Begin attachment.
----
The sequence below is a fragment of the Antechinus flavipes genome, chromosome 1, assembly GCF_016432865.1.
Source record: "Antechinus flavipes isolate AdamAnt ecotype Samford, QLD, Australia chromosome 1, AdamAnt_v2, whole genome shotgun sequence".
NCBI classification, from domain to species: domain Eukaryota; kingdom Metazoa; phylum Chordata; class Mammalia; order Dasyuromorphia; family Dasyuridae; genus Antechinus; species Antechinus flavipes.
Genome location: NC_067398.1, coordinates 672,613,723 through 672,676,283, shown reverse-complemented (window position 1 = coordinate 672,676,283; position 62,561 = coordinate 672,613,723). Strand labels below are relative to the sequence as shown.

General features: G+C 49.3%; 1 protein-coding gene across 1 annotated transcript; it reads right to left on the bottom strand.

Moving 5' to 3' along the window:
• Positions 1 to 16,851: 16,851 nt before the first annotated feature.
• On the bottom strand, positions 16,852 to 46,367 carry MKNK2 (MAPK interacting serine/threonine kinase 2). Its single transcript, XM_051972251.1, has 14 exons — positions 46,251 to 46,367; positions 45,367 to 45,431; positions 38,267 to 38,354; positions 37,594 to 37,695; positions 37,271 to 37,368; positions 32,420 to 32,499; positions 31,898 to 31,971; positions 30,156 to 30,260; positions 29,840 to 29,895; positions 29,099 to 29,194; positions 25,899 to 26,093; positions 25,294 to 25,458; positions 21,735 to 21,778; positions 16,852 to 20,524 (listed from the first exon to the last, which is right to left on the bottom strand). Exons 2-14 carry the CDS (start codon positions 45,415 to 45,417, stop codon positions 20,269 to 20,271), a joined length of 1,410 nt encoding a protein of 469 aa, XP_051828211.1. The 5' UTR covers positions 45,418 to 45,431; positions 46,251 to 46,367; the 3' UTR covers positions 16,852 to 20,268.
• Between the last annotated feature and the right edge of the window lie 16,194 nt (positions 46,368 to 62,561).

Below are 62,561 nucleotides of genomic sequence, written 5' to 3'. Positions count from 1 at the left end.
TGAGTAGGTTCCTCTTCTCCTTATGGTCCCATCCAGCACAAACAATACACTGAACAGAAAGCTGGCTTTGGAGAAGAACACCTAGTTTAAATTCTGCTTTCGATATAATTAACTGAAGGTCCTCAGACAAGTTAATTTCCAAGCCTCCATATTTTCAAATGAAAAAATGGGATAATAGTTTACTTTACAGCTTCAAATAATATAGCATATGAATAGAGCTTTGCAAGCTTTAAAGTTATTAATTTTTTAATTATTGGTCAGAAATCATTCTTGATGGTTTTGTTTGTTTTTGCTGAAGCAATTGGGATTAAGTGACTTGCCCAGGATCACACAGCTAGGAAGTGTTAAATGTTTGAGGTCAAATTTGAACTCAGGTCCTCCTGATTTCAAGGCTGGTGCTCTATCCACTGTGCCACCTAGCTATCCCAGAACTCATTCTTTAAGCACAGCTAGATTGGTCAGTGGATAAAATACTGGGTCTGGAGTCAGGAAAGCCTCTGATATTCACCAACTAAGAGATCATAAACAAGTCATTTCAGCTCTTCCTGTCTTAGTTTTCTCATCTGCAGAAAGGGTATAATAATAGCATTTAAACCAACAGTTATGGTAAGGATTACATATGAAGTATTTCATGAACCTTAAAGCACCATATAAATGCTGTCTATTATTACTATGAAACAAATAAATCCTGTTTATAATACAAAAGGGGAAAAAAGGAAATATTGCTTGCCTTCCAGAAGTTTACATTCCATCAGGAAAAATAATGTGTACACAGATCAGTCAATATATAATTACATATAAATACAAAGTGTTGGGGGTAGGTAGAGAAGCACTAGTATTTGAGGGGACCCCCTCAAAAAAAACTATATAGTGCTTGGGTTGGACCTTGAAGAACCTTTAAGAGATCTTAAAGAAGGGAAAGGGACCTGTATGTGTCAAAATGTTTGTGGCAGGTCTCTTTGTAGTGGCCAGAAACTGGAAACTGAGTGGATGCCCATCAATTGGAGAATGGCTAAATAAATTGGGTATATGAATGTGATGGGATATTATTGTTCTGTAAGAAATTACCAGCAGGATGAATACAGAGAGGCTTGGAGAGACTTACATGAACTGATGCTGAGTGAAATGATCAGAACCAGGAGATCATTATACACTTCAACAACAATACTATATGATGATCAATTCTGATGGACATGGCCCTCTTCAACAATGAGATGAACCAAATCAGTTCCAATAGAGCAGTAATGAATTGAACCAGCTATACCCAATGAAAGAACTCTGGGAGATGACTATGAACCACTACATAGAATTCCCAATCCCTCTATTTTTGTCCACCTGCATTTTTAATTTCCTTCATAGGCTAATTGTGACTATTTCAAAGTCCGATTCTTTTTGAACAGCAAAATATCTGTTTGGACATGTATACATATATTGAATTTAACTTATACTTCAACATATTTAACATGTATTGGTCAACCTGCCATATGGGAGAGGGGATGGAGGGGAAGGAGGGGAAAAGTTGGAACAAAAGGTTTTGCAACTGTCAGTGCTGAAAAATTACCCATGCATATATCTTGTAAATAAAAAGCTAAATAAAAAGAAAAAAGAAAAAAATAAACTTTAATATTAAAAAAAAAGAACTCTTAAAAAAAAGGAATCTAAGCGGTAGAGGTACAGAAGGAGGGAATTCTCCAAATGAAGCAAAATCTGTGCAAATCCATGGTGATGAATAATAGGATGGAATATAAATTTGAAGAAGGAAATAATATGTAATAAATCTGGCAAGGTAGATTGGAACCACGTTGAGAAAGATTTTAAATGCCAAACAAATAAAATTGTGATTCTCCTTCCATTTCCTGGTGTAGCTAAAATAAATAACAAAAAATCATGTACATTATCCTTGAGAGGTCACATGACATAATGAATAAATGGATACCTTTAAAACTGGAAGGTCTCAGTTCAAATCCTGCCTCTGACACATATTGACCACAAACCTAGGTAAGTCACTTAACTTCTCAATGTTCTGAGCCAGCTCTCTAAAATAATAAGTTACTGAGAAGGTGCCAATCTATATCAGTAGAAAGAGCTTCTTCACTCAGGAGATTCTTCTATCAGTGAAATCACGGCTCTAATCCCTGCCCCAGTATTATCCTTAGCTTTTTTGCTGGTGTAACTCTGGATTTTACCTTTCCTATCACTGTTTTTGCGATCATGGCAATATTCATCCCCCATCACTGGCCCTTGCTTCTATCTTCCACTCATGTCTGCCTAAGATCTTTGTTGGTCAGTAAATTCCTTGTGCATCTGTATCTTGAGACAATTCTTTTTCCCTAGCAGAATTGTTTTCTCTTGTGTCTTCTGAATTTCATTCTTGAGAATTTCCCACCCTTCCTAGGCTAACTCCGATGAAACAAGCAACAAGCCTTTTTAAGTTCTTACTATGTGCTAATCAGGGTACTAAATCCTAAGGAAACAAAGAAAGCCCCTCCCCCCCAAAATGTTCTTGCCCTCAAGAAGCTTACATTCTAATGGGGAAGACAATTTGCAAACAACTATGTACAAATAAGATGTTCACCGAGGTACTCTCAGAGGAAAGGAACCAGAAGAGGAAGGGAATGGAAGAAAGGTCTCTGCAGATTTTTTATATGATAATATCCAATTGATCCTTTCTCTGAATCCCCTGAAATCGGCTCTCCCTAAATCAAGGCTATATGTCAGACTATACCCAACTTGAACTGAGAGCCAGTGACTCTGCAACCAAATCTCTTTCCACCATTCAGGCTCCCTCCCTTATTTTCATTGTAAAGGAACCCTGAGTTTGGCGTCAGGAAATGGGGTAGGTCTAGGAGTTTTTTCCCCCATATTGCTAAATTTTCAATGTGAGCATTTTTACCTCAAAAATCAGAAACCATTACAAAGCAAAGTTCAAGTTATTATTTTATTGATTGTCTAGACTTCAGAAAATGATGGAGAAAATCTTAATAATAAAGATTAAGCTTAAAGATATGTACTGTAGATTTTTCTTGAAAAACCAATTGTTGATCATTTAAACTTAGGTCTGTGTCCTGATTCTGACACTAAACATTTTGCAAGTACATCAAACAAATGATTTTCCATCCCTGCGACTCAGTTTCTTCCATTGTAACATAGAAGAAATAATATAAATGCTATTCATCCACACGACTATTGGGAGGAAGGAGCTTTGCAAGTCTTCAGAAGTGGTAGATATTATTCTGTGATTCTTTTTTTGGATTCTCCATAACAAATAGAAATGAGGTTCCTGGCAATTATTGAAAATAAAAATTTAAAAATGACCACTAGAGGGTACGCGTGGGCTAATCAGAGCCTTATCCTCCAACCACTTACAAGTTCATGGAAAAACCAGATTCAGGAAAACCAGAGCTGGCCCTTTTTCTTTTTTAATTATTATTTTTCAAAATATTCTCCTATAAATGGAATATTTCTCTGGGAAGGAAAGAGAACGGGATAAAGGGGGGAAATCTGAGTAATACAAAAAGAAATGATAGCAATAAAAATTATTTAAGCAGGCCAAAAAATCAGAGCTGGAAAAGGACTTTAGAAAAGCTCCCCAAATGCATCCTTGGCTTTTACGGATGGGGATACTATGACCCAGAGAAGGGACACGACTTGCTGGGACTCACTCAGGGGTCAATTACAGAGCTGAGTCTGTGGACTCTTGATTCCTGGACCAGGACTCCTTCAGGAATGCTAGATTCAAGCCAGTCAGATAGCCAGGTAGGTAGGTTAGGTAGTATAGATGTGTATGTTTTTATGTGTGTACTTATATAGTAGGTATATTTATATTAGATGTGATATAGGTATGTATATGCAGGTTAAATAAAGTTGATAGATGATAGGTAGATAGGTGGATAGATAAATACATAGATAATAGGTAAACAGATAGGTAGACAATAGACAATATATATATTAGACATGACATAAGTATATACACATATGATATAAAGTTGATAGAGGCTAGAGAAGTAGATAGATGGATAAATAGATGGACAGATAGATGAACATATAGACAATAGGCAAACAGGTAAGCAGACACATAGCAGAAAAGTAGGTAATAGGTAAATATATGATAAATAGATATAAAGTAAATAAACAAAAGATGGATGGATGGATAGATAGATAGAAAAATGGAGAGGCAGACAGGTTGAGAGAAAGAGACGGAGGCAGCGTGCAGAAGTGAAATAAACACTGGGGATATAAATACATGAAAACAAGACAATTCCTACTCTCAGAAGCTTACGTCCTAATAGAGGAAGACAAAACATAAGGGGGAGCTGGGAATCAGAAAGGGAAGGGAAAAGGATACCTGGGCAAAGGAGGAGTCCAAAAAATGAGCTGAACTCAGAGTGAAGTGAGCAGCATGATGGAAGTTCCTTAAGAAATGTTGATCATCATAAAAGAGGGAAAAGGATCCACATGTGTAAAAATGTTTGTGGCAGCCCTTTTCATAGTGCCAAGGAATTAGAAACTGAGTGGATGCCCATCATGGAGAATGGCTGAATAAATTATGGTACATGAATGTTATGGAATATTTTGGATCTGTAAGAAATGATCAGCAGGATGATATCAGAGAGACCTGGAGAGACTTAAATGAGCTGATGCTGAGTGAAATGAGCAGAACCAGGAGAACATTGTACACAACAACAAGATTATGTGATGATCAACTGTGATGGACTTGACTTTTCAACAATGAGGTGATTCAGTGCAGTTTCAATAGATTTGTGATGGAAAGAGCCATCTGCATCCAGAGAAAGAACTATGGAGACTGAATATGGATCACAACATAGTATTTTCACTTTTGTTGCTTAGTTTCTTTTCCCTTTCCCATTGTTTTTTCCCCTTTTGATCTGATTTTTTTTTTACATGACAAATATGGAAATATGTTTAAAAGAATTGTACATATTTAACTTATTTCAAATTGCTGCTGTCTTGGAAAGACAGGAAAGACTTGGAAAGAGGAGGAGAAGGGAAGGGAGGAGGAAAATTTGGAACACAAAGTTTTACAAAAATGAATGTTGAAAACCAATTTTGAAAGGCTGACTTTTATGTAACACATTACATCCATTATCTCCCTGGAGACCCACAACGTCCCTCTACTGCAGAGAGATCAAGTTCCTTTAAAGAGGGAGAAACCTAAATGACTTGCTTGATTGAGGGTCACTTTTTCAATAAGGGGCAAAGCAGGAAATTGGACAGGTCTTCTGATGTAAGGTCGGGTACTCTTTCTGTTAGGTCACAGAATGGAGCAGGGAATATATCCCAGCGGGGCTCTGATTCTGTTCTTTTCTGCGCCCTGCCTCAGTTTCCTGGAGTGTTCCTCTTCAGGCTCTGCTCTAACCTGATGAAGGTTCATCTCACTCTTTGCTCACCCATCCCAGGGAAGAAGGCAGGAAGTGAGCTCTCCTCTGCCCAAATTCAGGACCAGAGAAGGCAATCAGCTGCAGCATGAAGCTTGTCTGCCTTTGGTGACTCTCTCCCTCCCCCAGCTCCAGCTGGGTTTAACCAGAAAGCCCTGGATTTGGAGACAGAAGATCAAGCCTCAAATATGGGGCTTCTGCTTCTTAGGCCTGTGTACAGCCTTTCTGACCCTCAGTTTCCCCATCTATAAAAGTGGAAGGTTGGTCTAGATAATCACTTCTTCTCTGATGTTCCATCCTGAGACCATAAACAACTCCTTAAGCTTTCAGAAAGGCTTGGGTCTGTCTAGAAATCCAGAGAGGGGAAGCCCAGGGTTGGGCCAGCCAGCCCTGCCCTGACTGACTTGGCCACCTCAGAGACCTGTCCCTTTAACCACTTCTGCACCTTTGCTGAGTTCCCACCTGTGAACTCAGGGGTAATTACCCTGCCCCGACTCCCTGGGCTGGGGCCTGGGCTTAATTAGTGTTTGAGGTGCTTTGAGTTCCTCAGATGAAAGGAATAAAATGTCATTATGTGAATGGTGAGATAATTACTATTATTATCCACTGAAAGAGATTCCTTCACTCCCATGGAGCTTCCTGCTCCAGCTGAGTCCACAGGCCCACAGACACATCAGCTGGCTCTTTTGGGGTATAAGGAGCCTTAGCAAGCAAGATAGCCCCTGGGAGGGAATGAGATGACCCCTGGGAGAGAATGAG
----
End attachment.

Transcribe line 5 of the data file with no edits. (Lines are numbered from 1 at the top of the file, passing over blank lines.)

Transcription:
General features: G+C 49.3%; 1 protein-coding gene across 1 annotated transcript; it reads right to left on the bottom strand.